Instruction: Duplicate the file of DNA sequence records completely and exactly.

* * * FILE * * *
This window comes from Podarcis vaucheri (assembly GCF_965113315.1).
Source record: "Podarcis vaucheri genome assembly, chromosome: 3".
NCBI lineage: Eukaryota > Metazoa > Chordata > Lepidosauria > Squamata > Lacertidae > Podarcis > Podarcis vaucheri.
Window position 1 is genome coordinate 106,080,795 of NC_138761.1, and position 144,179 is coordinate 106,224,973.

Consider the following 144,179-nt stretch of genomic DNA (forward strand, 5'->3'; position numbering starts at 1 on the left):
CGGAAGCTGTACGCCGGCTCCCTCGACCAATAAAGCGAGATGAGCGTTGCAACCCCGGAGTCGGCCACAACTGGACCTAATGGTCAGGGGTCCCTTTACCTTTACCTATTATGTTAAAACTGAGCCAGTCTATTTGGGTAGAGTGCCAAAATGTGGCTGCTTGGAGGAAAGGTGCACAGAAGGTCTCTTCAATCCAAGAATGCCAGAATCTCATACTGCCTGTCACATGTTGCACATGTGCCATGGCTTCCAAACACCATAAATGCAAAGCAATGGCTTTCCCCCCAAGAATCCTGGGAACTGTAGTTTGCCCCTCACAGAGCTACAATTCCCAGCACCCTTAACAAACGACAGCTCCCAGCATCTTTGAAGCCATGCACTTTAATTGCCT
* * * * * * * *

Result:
This window comes from Podarcis vaucheri (assembly GCF_965113315.1).
Source record: "Podarcis vaucheri genome assembly, chromosome: 3".
NCBI lineage: Eukaryota > Metazoa > Chordata > Lepidosauria > Squamata > Lacertidae > Podarcis > Podarcis vaucheri.
Window position 1 is genome coordinate 106,080,795 of NC_138761.1, and position 144,179 is coordinate 106,224,973.

Consider the following 144,179-nt stretch of genomic DNA (forward strand, 5'->3'; position numbering starts at 1 on the left):
CGGAAGCTGTACGCCGGCTCCCTCGACCAATAAAGCGAGATGAGCGTTGCAACCCCGGAGTCGGCCACAACTGGACCTAATGGTCAGGGGTCCCTTTACCTTTACCTATTATGTTAAAACTGAGCCAGTCTATTTGGGTAGAGTGCCAAAATGTGGCTGCTTGGAGGAAAGGTGCACAGAAGGTCTCTTCAATCCAAGAATGCCAGAATCTCATACTGCCTGTCACATGTTGCACATGTGCCATGGCTTCCAAACACCATAAATGCAAAGCAATGGCTTTCCCCCCAAGAATCCTGGGAACTGTAGTTTGCCCCTCACAGAGCTACAATTCCCAGCACCCTTAACAAACGACAGCTCCCAGCATCTTTGAAGCCATGCACTTTAATTGCCT